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Freezing frogs to hypothermic birds, how will wildlife survive the bitter cold?

Mon, 01 Jan 2018 10:00:00 UTC

2018-01-01T12:24:52Z

Nature has equipped the wild creatures of Pennsylvania with an amazing range of adaptations for coping with the worst that winter has to offer.




When is the first meteor shower of 2018?

Fri, 29 Dec 2017 17:48:00 UTC

2017-12-29T17:48:49Z

Quadrantid meteor shower leads off the new year, but in competition with a nearly full supermoon.

The Quadrantid meteor shower January 1-10 will be the first meteor shower of the new year.

It has the potential each year of being a rather spectacular shower of 50-100 meteors per hour, but often is diminished by cloudy weather.

This year it will be the largest and brightest supermoon of 2018 messing with the peak of the Quadrantids in the predawn hours of Wednesday, January 3, and Thursday, January 4. The full moon actually falls on Monday, January 1, but enough of it will remain on Wednesday to interfere with optimal meteor viewing.

The radiant point for the Quadrantid meteor shower is near the end of the handle of the Big Dipper. However, with the meteors flashing across the sky, it's not necessary to look toward their starting point to spot them.

The Quadrantids are named for a constellation that no longer exists, officially. The constellation Quadrans Muralis was delineated by French astronomer Jerome Lalande in 1795., but not included in the list of 88 modern constellations created by the International Astronomical Union in 1922.

The source of the Quadrantid meteors is somewhat mysterious. Astronomer Peter Jenniskens in 2003 postulated that the parent body of the Quadrantids is the asteroid 2003 EH1, which some believe to be comet C/1490 Y1.


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Amazing period of special full moons begins New Year's Night

Fri, 29 Dec 2017 10:00:00 UTC

2017-12-29T10:03:42Z

Supermoons, blue moons, lunar eclipse packed into January 2018. Watch video

The full moon on New Year's Night will be the second of three consecutive supermoons. It will peak at 9:24 p.m. Monday, January 1.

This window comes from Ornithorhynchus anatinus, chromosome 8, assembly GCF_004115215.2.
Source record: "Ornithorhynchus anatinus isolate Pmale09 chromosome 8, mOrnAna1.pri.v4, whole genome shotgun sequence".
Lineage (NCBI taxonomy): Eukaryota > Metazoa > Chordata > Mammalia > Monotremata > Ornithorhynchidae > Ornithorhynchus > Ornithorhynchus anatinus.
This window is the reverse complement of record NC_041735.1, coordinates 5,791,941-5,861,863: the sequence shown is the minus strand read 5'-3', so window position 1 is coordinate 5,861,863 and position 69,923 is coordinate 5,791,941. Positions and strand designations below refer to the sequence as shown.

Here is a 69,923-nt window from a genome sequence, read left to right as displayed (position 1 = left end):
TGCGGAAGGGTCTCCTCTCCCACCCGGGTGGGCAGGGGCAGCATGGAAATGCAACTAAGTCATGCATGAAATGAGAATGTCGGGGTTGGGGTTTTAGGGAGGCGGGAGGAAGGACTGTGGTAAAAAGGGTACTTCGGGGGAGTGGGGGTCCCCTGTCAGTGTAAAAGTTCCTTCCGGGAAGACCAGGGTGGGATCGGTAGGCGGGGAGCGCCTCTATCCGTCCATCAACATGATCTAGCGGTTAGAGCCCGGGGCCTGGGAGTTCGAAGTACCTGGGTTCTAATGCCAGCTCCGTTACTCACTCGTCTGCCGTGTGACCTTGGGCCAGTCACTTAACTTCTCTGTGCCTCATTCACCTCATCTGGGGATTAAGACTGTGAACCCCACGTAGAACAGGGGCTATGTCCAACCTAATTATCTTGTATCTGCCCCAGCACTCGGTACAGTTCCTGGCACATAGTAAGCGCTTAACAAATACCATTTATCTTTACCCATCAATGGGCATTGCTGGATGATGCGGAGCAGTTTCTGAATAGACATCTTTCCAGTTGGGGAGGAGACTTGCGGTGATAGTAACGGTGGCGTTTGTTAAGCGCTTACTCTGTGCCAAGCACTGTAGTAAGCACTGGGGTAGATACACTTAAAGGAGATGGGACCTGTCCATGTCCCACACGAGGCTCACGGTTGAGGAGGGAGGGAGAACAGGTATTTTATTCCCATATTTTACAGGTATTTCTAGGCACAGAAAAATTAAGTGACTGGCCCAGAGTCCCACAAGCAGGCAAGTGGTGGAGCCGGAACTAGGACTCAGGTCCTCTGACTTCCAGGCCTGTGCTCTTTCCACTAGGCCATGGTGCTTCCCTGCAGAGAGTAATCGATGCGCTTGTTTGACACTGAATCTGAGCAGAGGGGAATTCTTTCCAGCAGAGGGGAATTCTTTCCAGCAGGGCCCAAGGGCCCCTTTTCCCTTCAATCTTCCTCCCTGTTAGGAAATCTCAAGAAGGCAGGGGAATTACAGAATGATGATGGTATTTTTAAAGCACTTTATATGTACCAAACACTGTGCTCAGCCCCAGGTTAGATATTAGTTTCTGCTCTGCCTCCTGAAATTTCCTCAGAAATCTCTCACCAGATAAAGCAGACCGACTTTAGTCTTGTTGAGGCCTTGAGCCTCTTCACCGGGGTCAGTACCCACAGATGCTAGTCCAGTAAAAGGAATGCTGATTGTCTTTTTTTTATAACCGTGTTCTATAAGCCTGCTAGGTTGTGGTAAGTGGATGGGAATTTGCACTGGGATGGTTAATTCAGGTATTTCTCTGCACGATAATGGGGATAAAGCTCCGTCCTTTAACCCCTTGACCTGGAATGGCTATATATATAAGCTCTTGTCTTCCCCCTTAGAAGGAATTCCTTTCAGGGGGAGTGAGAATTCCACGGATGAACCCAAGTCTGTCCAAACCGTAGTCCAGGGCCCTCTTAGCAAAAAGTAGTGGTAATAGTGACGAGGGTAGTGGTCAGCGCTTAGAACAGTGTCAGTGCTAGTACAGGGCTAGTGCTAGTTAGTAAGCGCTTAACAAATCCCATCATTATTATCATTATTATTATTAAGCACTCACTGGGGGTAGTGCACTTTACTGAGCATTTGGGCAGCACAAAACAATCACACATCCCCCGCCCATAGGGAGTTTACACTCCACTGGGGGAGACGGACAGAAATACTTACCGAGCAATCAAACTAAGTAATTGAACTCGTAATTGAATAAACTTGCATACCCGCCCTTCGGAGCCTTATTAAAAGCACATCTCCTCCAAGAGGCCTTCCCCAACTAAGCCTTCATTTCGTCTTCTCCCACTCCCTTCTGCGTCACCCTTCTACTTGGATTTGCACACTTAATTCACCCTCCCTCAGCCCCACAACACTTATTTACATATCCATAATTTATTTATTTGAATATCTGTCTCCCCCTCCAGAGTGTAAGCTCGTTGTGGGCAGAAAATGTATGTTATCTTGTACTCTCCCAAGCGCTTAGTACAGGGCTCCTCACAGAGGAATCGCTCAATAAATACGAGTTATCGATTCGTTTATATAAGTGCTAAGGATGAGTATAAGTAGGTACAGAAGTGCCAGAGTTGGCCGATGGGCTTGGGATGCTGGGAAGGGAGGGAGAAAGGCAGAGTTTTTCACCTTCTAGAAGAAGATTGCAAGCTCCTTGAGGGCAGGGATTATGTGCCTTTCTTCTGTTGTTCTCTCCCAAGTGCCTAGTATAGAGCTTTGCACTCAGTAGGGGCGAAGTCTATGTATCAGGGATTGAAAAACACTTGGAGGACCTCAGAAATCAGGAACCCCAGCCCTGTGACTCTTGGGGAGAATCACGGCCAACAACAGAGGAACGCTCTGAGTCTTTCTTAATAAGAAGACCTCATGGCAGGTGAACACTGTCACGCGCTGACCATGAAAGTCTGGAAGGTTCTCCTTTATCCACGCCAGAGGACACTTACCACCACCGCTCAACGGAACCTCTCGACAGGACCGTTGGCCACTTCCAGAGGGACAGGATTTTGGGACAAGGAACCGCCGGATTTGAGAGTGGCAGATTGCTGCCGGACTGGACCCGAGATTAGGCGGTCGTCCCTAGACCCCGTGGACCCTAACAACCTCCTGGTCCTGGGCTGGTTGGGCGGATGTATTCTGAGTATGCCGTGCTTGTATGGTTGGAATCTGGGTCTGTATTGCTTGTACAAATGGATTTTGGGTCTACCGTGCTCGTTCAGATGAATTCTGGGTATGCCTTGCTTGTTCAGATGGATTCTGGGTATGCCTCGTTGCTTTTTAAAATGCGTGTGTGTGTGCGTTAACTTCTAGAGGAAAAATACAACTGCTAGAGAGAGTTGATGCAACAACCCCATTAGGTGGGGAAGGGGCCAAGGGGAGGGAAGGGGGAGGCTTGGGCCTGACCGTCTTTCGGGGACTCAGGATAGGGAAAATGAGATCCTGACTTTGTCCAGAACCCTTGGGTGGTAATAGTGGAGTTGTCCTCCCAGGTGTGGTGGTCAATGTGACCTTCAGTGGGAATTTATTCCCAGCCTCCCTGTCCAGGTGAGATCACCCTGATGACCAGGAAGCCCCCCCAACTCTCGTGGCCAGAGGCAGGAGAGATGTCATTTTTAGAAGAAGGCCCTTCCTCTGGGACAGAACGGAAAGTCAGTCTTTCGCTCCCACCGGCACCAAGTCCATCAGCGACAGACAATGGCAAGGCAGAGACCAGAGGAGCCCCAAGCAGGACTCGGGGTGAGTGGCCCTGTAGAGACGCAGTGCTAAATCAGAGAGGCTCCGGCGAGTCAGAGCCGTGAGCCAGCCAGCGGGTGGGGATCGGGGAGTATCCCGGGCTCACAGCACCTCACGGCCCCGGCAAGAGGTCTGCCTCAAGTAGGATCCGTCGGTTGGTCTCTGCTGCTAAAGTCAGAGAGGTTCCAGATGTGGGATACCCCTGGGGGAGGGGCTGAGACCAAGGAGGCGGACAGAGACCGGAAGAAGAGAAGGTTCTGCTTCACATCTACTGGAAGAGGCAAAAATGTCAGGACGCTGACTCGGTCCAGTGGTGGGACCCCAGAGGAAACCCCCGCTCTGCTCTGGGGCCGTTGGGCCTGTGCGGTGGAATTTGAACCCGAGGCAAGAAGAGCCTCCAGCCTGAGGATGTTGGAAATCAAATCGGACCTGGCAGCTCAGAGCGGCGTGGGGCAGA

The first of the three was December 3. The third will be the full moon on Wednesday, January 31.

A supermoon occurs when the moon is in its full moon stage and also at the point in its orbit nearest to Earth, which is called perigee. Under those conditions, the full moon appears to be as much as 14 percent larger and 30 percent brighter than a full moon when the moon is at its farthest point from Earth, which is called apogee.

That supermoon on January 31 also will be a blue moon, which is the name given to any second full moon in one calendar month.

On average, we see blue moons every 2.7 years, but in 2018 there will be two blue moons in a single year. After the January 31 blue moon, there will be no full moon in February and then two full moons in March.

And, that super/blue moon on January 31 will have a red sheen to it, because it will be part of a lunar eclipse, according to NASA.

The eclipse will cover the face of the moon, turning it dark, as the Earth blocks the light of the sun from the moon. Only light reflected off the Earth will show on the surface of the moon, which will have a red to reddish-brown cast.

"The lunar eclipse on January 31 will be visible during moonset. Folks in the eastern United States, where the eclipse will be partial, will have to get up in the morning to see it," said Noah Petro, supervising research assistant at NASA's Goddard Space Flight Center.

Native Americans knew the full moon of January as the Wolf Moon, a time when wolves roamed the edges of the village in search of whatever food they might find.

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First Day Hikes launch new year at state parks across Pennsylvania

Thu, 28 Dec 2017 15:44:11 UTC

2017-12-28T16:26:42Z

Within a short drive anywhere in Pennsylvania, hikers can get outdoors for an organized hike on New Year's Day.




Geminid meteor shower peaks tonight; will you be able to see it in central Pa.?

Wed, 13 Dec 2017 16:22:08 UTC

2017-12-13T18:27:00Z